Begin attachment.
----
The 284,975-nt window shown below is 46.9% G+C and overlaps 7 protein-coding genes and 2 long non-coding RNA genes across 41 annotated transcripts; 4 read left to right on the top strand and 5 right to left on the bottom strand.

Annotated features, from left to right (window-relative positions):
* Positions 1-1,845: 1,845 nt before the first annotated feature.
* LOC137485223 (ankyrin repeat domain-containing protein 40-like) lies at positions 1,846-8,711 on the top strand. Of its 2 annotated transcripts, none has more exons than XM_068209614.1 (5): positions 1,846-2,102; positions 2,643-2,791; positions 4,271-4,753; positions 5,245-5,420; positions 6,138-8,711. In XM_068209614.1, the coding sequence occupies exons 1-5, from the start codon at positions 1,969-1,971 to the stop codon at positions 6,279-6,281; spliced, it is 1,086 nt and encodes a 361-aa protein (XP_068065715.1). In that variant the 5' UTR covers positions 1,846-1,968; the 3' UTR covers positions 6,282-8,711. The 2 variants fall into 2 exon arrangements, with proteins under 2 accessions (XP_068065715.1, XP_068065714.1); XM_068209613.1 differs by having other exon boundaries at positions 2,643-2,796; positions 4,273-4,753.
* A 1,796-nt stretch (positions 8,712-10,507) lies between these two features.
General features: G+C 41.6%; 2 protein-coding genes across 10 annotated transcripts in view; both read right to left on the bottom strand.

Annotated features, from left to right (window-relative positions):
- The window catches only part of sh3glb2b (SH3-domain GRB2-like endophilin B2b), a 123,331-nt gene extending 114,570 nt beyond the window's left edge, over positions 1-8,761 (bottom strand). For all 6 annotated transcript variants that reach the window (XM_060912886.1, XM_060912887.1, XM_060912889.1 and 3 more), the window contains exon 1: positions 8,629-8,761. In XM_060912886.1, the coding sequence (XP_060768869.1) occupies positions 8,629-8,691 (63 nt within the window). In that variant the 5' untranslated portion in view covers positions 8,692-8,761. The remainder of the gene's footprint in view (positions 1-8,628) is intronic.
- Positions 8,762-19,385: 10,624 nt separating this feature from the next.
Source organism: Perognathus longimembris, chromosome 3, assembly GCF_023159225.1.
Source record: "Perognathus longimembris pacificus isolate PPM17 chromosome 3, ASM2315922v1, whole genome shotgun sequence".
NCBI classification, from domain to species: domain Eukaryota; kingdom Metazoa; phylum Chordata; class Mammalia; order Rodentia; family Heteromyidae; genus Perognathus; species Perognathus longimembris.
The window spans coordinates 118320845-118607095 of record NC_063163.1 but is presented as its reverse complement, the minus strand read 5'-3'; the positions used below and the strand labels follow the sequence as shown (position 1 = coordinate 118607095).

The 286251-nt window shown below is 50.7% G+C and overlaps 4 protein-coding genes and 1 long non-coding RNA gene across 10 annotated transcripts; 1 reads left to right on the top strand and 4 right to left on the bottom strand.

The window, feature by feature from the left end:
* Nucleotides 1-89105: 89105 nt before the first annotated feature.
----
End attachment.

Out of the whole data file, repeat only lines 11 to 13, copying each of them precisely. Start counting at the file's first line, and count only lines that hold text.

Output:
Source record: "Perognathus longimembris pacificus isolate PPM17 chromosome 3, ASM2315922v1, whole genome shotgun sequence".
NCBI classification, from domain to species: domain Eukaryota; kingdom Metazoa; phylum Chordata; class Mammalia; order Rodentia; family Heteromyidae; genus Perognathus; species Perognathus longimembris.
The window spans coordinates 118320845-118607095 of record NC_063163.1 but is presented as its reverse complement, the minus strand read 5'-3'; the positions used below and the strand labels follow the sequence as shown (position 1 = coordinate 118607095).